This was notably true during the late-nineteenth-century Belgian conquest and colonization of the modern-day Congo (DRC), then known as the Belgian Congo. This power grab enabled the government to import far more cocoa than before, therefore expanding its manufacturing industry. The establishment of a spate of now-famous Belgian chocolate companies, including as Callebaut (1911), Leonidas (1913), Mary (1919), and Godiva (1920), ushered in the twentieth century (1926).

In 1912, one of Belgium’s most notable contributions to chocolate was the invention of the praline (pronounced pra-lee-NUH), the first chocolate with a soft filling. Over the century, the Belgian chocolate industry produced numerous noteworthy contributions to the globe, including the introduction of chocolate spread and the creation of liquid chocolate conveyance.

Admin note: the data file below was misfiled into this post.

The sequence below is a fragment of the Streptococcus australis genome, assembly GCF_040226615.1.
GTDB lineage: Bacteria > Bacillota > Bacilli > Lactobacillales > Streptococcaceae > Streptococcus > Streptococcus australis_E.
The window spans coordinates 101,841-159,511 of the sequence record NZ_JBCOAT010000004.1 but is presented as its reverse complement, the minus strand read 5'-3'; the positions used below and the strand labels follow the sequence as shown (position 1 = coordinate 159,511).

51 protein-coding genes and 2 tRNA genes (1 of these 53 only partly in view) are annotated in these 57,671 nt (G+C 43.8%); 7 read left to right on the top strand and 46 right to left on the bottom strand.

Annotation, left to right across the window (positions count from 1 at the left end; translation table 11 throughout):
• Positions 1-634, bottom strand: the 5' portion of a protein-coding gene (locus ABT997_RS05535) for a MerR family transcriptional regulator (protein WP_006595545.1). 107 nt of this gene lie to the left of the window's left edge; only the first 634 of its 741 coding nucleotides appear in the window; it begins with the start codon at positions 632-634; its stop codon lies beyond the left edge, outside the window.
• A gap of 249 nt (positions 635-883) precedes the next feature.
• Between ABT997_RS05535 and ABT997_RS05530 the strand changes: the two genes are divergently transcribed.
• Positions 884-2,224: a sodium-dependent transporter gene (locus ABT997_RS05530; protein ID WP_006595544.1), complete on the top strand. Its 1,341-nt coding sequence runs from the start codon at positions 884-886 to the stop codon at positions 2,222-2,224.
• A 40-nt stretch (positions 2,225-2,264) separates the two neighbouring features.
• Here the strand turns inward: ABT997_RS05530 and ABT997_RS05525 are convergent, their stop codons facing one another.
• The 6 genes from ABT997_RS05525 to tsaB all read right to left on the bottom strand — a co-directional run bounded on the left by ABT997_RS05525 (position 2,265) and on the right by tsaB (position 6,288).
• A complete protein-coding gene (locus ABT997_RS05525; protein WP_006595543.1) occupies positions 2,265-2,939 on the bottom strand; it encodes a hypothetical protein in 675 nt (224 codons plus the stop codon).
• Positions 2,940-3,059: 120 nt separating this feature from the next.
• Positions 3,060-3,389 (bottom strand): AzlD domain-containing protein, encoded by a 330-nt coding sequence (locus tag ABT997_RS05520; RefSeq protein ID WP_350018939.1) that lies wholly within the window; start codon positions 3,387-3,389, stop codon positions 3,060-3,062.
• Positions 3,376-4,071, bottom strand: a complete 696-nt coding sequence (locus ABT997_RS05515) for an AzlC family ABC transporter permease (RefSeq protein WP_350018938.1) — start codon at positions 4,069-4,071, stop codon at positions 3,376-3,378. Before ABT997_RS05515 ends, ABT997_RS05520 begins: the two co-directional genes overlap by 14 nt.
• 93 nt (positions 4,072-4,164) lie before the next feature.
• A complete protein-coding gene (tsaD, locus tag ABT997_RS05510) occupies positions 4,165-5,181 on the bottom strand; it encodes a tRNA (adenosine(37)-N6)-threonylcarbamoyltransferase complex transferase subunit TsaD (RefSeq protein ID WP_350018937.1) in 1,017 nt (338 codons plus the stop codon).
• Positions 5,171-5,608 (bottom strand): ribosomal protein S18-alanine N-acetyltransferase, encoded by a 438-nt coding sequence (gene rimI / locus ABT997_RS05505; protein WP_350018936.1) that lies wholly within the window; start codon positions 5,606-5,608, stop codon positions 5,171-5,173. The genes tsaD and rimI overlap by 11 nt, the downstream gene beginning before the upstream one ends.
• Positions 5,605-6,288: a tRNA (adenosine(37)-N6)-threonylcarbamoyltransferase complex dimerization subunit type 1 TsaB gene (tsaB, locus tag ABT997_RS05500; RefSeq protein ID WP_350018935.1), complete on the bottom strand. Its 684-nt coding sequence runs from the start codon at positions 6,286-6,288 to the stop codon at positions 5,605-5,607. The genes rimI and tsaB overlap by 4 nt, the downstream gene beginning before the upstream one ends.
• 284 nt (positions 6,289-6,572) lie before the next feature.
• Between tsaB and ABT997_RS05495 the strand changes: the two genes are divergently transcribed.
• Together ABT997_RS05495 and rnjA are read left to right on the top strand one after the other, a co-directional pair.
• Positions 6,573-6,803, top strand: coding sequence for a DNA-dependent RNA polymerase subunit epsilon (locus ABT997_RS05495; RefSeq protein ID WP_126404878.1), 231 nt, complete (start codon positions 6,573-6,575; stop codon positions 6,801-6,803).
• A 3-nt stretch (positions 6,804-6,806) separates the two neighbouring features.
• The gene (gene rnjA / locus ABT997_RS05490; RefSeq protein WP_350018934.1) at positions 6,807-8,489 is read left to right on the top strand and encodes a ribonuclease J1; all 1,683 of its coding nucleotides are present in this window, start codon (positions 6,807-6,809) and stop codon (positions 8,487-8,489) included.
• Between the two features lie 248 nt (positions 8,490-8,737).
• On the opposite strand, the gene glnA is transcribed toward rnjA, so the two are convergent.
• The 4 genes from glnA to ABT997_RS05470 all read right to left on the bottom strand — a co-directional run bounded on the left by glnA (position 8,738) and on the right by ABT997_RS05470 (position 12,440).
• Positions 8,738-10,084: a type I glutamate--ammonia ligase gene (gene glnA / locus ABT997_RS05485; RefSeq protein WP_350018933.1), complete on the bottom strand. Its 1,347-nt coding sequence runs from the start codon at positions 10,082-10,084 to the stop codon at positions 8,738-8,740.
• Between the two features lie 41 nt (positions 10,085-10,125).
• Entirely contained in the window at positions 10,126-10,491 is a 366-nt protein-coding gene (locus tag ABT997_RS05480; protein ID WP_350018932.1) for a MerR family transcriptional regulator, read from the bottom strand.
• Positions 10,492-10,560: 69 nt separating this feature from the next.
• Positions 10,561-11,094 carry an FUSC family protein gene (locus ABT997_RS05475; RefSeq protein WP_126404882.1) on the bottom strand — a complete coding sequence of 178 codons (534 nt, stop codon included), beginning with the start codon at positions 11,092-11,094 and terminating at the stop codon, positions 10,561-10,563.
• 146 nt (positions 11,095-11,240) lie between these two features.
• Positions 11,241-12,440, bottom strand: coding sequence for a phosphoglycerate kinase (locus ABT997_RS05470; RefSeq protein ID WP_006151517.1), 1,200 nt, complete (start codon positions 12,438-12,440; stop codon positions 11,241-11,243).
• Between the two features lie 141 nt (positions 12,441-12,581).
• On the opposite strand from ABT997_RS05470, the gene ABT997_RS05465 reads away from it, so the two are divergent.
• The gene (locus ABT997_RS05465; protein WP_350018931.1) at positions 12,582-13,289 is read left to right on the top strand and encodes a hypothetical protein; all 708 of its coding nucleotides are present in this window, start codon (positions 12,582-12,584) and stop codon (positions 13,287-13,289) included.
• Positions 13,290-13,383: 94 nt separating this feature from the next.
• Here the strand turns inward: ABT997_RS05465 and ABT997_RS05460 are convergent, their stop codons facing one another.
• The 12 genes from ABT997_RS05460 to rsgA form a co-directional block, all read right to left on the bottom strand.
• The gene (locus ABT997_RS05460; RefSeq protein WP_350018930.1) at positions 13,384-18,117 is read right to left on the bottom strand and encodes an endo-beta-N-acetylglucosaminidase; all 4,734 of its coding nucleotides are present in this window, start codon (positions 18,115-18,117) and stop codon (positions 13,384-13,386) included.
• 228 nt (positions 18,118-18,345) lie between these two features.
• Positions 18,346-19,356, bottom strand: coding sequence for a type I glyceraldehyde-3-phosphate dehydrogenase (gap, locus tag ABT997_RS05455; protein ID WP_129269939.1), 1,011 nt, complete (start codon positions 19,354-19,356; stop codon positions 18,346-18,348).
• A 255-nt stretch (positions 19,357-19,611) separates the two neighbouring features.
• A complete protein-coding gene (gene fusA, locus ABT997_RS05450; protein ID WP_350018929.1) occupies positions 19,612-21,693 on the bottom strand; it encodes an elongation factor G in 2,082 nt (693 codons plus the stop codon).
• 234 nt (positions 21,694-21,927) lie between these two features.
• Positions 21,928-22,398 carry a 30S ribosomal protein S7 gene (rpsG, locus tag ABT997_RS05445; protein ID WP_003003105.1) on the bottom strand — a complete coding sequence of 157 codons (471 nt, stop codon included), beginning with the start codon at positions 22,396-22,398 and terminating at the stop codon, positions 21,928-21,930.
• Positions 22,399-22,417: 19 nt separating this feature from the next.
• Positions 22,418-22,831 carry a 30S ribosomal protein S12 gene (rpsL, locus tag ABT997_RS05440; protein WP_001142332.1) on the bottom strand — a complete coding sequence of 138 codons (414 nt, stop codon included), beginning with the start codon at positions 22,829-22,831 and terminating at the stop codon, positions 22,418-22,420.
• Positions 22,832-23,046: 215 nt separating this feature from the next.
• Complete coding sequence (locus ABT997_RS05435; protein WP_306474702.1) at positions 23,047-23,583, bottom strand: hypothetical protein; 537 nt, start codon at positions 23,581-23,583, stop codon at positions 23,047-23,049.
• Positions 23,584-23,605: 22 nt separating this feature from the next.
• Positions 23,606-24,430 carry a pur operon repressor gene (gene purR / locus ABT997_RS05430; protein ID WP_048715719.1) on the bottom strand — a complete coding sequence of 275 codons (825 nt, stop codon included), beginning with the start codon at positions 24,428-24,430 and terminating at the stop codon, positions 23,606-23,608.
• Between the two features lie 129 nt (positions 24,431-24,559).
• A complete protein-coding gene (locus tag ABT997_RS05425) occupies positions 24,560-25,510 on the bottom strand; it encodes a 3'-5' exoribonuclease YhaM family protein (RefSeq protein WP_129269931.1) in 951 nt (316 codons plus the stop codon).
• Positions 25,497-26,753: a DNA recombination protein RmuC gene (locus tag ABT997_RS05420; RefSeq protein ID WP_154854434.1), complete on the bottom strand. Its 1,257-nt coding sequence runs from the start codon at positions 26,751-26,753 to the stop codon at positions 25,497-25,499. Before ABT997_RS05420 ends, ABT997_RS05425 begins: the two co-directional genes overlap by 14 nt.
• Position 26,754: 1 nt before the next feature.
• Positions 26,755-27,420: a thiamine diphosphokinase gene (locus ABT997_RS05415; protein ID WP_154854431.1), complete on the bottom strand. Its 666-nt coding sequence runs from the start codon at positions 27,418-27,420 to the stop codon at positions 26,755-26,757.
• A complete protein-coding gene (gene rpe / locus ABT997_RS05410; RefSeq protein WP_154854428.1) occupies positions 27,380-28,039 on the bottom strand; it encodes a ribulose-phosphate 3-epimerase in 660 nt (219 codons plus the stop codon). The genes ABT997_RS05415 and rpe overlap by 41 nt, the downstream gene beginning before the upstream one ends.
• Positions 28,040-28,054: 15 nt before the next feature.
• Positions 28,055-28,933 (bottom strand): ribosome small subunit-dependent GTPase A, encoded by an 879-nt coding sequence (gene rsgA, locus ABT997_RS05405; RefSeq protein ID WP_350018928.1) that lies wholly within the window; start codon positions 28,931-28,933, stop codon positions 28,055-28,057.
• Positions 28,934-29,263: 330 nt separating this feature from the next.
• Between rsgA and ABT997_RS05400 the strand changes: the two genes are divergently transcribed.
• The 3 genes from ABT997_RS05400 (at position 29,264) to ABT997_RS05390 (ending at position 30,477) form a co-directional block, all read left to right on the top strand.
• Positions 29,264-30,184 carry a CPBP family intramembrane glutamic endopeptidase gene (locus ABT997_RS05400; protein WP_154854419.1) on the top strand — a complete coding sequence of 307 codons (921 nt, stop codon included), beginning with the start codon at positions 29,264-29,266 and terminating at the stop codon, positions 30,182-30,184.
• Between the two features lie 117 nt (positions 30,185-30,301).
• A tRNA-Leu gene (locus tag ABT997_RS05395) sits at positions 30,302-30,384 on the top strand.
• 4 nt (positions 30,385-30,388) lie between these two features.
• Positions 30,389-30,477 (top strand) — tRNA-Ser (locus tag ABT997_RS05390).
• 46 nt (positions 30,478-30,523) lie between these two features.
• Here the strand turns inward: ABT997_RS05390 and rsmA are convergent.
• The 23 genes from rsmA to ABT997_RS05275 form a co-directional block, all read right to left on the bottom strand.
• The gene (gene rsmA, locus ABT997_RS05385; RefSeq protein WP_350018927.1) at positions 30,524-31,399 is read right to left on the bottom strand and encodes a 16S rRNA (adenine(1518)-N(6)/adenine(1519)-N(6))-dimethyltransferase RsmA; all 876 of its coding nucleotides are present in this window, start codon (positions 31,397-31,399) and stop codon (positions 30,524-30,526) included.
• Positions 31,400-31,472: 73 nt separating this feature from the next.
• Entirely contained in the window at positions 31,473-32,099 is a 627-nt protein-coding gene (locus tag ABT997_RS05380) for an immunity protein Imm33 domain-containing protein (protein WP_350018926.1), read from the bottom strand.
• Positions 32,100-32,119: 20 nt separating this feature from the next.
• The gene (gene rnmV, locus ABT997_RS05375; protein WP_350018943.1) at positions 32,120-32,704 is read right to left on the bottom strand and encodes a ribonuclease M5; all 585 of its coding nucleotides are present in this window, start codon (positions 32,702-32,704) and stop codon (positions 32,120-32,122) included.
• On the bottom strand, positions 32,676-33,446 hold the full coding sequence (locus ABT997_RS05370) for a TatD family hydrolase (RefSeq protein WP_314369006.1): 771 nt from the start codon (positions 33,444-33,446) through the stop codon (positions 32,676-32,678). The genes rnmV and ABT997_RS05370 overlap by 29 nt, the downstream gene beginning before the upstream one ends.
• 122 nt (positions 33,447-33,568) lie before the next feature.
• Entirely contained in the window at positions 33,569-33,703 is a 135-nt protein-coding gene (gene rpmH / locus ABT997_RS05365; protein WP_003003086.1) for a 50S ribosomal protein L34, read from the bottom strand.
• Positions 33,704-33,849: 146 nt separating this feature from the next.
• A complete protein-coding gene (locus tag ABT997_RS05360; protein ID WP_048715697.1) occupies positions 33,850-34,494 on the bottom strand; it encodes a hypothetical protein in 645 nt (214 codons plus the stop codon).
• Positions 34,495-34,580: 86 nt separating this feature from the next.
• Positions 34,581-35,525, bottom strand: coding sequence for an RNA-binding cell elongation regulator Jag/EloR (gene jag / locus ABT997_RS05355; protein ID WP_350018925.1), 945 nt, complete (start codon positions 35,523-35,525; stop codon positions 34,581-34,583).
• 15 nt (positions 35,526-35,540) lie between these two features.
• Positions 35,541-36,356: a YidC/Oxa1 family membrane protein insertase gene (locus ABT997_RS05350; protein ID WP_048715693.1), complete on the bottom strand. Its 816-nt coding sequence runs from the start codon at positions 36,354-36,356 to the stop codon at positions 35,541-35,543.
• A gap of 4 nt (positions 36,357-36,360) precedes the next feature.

Belgian Chocolate in the 21st Century

So, what makes Belgium such a well-known chocolate destination across the world? Although though it may be difficult to believe, chocolate has not always existed, and someone had to be the first to introduce it to a worldwide market. The simplest explanation is that Belgians gave chocolate most of its popularity, and as a consequence, they continue to receive a large portion of the revenues. That all began in the decades after WWII.

Belgian chocolate businesses started to look at exporting their renowned products as Europe and other areas of the globe got more developed in the 1960s and 1970s, and even today. Cte dOr even increased Belgian chocolate’s worldwide profile with a huge promotion during the 1958 Brussels World’s Fair. For many foreign markets, these brands were often the only luxury chocolates they had been exposed to, maybe other than Cadburys, the worldwide powerhouse.